After finishing this past season as the first team since the expansion Charlotte Bobcats to finish at the bottom of both offensive and defensive rating, the Phoenix Suns will take all the quality basketball players they can this offseason. If they plan on using at least one of their second round picks, heading in the direction of Jevon Carter wouldn’t be a bad idea.
During his four years under Bob Huggins in Morgantown, West Virginia, Carter became renowned for his aggressive defensive mentality and continuously improved his three-point efficiency over his college career.
Carter amassed an elite steal percentage of 5.9% alongside shooting while shooting 39.3% on 3s in 2017-18. The last prospect to put those numbers up was UCLA’s Jordan Adams in 2014, who was drafted by the Memphis Grizzlies. Also, former Arizona Wildcat T.J. McConnell alongside NBA journeyman Briante Weber are recent ones to reach those thresholds.
One name that’s continuously brought up next to Carter is the most aggressive primary initiator defender in Patrick Beverley. When combing through Beverley’s two seasons at Arkansas, they are very similar outside of Beverley being the better shooter early on. Meanwhile, Carter was barely shooting able 30% from deep until his final two years at West Virginia.
Where Carter has Beverley beat, though, is in playmaking and even defense. Per 36 minutes, Carter snatched 3.1 steals while also carrying an above-average AST/TO ratio of +2.5.
Since 2010, Carter is only joined by Kris Dunn and Michael Carter-Williams as prospects who held an assist percentage above 35% and steal percentage past 4.5%. Both Dunn and Carter-Williams were lottery picks, but Carter’s age and subpar blend of athleticism and length lead him towards an early second round projection.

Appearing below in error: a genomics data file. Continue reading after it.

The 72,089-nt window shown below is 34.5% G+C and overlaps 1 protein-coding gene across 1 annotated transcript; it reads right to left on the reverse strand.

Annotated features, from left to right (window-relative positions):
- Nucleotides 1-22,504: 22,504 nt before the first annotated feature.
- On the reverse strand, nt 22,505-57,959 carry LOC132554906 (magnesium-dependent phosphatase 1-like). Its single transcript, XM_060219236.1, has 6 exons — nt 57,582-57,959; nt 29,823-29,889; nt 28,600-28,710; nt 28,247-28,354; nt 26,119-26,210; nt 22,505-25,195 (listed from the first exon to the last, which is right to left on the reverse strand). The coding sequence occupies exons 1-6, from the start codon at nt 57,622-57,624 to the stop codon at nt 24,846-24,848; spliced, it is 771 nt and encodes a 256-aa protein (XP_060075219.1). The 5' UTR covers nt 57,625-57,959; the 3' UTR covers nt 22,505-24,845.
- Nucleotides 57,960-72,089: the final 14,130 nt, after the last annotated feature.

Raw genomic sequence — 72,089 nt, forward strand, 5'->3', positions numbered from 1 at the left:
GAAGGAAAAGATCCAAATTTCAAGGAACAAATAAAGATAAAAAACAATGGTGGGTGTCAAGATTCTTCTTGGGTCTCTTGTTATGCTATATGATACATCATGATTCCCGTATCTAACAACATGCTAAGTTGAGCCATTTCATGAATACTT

In the 2018 Draft, the leader of West Virginia’s recent run of success falls victim to how deep this class is on ball handlers and wings. There are 12 ball handlers alone graded in my top 40.
Will Carter’s relentless motor and ever-improving shot allow him to rise in the predraft process? Lets analyze his strengths and weaknesses below.
If there was one way to describe Carter on defense, it would be simply like Pit Bull attack mentality. Under Huggins’ constant pressure system, Carter thrived. As an absolutely relentless defender for 90 feet every possession, his ability to get under the opponents’ skin is entertaining. Even though he isn’t much of a talker, you can tell during games that the primary initiator gets easily annoyed by Carter’s constant harassing.
With the potential of entering the NBA as someone who can be thrown instantly on some starting point guards, Carter’s profile will allow him to switch onto thicker wings constantly doing the dirty work for his squad. Whether it’s charging into the restricted area for a rebound or taking charges, Carter tends to always pull multiple off each game.
The footwork Carter displays on defense is some of the best of any prospect in this class. He’s very disciplined and knows how to work around foul trouble, if he’s placed into that scenario.
From an outsider perspective, I believe Igor Kokoskov would instantly fall in love with Carter because he’s someone who will never take plays off. He leaves it all on the floor each night, a quick way to gain respect and rotation minutes.
Carter also rarely makes mistakes out there. As evidence by his +2.5 AST/TO ratio, Carter knows where to go with the ball when he’s the primary initiator.